Long-term vision helps get students back in the classroom

Punchbowl Boys High has been working hard to get students back to school after several COVID-affected years. Glenn Cullen reports.

Students and a teacher pose for a photo holding tickets to a football game. Students and a teacher pose for a photo holding tickets to a football game.
Image: Punchbowl Boys High Relieving Principal Robert Patruno with some of his students. The school has introduced a reward system for students who maintain good attendance, which includes football tickets, excursions and camps.

With COVID-19 leaving a big mark on Sydney’s southwest in 2022, the lure of ongoing paid work for some students at Punchbowl Boys High School seemed like a sweet deal.

Construction was one of the few industries to remain operating during that time and given the labour shortage and an inability to call upon overseas workers, opportunities for work abounded.

“A lot of our boys were given workplace opportunities during that 16-week COVID break, especially in the building industry,” Punchbowl Boys High School Relieving Principal Robert Patruno said.

“Our challenge was to re-engage them after that and get them back.”

With students as young as 14 able to earn $200 a day, it was no mean feat to win them over again – particularly following a pandemic that left many in the community confused and disaffected.

But Mr Patruno was determined to communicate a message to students and their families that a short-term financial boost should not replace the long-term benefits of education.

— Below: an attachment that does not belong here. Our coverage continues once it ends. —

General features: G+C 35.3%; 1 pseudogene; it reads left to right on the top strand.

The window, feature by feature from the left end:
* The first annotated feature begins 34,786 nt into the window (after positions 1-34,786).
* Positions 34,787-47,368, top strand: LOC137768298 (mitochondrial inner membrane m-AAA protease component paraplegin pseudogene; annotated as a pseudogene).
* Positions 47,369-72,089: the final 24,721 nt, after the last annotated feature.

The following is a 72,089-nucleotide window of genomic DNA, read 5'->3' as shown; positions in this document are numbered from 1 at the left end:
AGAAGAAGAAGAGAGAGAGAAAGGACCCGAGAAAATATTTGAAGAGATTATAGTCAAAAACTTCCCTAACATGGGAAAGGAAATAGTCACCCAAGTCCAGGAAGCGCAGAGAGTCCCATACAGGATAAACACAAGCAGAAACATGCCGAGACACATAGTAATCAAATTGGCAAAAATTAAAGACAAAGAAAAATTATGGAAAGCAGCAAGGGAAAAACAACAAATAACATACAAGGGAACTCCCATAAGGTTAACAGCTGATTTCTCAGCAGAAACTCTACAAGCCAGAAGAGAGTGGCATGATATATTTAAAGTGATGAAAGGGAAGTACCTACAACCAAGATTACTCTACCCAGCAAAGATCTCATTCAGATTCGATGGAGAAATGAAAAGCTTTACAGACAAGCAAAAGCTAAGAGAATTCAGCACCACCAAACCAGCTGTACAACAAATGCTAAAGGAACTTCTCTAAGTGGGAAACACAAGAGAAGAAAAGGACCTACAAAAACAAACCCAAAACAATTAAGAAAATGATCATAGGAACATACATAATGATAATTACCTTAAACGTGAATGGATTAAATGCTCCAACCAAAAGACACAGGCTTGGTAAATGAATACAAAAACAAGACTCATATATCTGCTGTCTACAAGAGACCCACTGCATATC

And it appears to have resonated, with attendance at the school of 470 boys continuing to climb.

Second term data from 2023 shows the current attendance rate is 76.7 per cent (up from 71.8 per cent at the same time in 2022), while 46.4 per cent of students are now attending school 90 per cent or more of the time (up significantly from 21.6 per cent at the same time last year).

“We had to reconnect with families. We looked at our attendance data and broke kids up into various groups in terms of risk,” Mr Patruno said.

“For our most at-risk families, we would immediately engage the families.”

Mr Patruno said the ball was already rolling during the initial COVID period, when the school made hundreds of check-in calls, working with parents during the 16-week hiatus from classroom learning.

“At that time parents got a really strong understanding that we were there for the benefit of their kids,” he said.

“We were promoting that long-term vision instead of that short term gain, which a lot of them were motivated towards.”

After the return to classroom learning, further measures were put in place.

For students attending school less than 75 per cent of the time, it meant immediate intervention from the head teacher wellbeing, while for those in the 75-85 per cent bracket, there were conversations with the year advisor.

There are also regular meetings to tackle the issue and modified learning programs to help re-engage students.

A reward system that includes football tickets, excursions and camps has provided further incentive for students, encouraging them to be at school at least 90 per cent of the time.

The school is now among the top 25 in the state when it comes to improved attendance figures over the past 12 months.

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